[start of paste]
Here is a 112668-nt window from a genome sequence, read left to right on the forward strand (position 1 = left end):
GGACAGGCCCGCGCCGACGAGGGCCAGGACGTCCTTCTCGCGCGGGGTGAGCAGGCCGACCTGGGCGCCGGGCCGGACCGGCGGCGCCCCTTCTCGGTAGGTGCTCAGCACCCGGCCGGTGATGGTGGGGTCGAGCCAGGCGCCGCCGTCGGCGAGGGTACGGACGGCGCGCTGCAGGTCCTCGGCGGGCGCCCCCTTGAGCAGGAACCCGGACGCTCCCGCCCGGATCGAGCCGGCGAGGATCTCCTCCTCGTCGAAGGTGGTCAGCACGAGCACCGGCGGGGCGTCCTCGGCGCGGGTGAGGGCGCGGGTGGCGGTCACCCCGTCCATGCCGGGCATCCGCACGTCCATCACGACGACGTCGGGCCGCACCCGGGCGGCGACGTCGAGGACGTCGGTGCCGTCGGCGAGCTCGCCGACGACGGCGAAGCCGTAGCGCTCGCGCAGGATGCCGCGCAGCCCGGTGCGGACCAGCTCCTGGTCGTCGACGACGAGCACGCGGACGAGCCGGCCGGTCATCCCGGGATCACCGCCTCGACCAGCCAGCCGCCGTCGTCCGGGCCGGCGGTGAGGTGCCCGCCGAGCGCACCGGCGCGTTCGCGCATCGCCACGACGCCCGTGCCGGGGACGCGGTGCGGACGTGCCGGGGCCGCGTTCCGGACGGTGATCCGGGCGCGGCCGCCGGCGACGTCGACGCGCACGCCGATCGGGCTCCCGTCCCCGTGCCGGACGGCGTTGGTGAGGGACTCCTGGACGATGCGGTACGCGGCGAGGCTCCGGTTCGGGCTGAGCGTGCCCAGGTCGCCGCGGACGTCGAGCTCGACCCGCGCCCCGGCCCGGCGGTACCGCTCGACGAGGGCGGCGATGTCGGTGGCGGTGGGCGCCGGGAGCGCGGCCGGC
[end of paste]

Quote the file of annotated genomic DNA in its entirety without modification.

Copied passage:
Here is a 112668-nt window from a genome sequence, read left to right on the forward strand (position 1 = left end):
GGACAGGCCCGCGCCGACGAGGGCCAGGACGTCCTTCTCGCGCGGGGTGAGCAGGCCGACCTGGGCGCCGGGCCGGACCGGCGGCGCCCCTTCTCGGTAGGTGCTCAGCACCCGGCCGGTGATGGTGGGGTCGAGCCAGGCGCCGCCGTCGGCGAGGGTACGGACGGCGCGCTGCAGGTCCTCGGCGGGCGCCCCCTTGAGCAGGAACCCGGACGCTCCCGCCCGGATCGAGCCGGCGAGGATCTCCTCCTCGTCGAAGGTGGTCAGCACGAGCACCGGCGGGGCGTCCTCGGCGCGGGTGAGGGCGCGGGTGGCGGTCACCCCGTCCATGCCGGGCATCCGCACGTCCATCACGACGACGTCGGGCCGCACCCGGGCGGCGACGTCGAGGACGTCGGTGCCGTCGGCGAGCTCGCCGACGACGGCGAAGCCGTAGCGCTCGCGCAGGATGCCGCGCAGCCCGGTGCGGACCAGCTCCTGGTCGTCGACGACGAGCACGCGGACGAGCCGGCCGGTCATCCCGGGATCACCGCCTCGACCAGCCAGCCGCCGTCGTCCGGGCCGGCGGTGAGGTGCCCGCCGAGCGCACCGGCGCGTTCGCGCATCGCCACGACGCCCGTGCCGGGGACGCGGTGCGGACGTGCCGGGGCCGCGTTCCGGACGGTGATCCGGGCGCGGCCGCCGGCGACGTCGACGCGCACGCCGATCGGGCTCCCGTCCCCGTGCCGGACGGCGTTGGTGAGGGACTCCTGGACGATGCGGTACGCGGCGAGGCTCCGGTTCGGGCTGAGCGTGCCCAGGTCGCCGCGGACGTCGAGCTCGACCCGCGCCCCGGCCCGGCGGTACCGCTCGACGAGGGCGGCGATGTCGGTGGCGGTGGGCGCCGGGAGCGCGGCCGGC